SYDNEY (Reuters) - Australia will review a planned tax hike for foreign travelers who work in the country, following complaints from farmers in the lead up to a federal election that their supply of "backpacker labor" at harvest times may dry up.
The ruling conservative government, which is counting on the support of rural voters in the July 2 poll, will defer the tax increase and hold a review of labor force issues in rural and regional communities, Assistant Treasurer Kelly O'Dwyer said.
Under the proposal, foreign travelers on working holiday visas would have paid tax of 32.5 percent on every dollar earned from July 1, when previously they paid no tax on income up to A$18,000 ($13,100), the same as locals.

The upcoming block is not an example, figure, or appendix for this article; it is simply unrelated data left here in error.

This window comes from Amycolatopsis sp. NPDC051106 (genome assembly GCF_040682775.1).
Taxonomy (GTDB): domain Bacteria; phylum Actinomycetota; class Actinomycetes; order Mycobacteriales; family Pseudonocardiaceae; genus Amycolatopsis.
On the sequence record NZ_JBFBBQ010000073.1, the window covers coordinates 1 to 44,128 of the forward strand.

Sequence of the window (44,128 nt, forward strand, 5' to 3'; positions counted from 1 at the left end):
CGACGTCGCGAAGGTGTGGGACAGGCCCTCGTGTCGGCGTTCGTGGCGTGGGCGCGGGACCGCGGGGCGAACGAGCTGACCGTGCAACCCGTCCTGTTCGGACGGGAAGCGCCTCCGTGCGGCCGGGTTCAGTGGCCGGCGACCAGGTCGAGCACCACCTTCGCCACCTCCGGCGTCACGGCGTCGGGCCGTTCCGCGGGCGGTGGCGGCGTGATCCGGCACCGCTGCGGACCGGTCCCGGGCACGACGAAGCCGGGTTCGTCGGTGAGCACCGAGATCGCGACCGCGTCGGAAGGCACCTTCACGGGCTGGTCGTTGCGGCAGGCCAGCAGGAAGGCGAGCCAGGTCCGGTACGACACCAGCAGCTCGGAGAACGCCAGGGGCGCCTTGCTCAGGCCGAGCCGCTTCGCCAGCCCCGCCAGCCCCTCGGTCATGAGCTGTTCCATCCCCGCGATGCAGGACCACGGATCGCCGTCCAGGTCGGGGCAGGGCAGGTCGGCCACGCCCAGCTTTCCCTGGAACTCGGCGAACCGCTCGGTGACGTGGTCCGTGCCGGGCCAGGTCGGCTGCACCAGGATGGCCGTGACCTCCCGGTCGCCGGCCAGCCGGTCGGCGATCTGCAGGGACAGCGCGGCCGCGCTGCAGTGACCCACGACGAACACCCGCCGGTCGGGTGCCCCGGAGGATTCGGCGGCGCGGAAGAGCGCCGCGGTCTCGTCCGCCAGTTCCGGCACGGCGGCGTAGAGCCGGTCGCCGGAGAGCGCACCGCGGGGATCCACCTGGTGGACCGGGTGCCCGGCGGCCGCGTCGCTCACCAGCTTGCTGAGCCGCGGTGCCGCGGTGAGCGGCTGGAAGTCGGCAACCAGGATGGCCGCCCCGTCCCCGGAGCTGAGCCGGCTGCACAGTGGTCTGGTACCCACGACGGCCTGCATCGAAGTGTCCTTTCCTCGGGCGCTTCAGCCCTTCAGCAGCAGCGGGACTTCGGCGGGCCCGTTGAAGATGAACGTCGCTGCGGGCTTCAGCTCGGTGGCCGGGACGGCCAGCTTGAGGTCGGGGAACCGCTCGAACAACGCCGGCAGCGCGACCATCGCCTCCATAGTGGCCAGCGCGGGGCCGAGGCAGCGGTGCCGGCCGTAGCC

Farmers said the change would discourage holiday workers who make up the bulk of fruit pickers at harvest times, threatening the country's fruit industry, which is set for record exports of A$2.27 billion ($1.66 billion) next season.
Australia has encouraged backpackers to work on farms with special visas allowing them to stay for a second year if they do three months work in rural Australia.
But overseas workers had been targeted as an area to raise revenue as Australia looks to rein in ballooning budget deficits.
"[The review] is looking at much broader issues around labor force, particularly in rural and regional communities and how it affects our farmers but also our tourism sector as well," O'Dwyer said.
Australia's A$34.8 billion international tourism industry was also threatened by the higher tax, with young travelers potentially deciding not to stay as long.
In total backpackers spend A$4.3 billion a year, worth about 12 percent of all international tourist spending.
Reporting by Colin Packham; Editing by Richard Pullin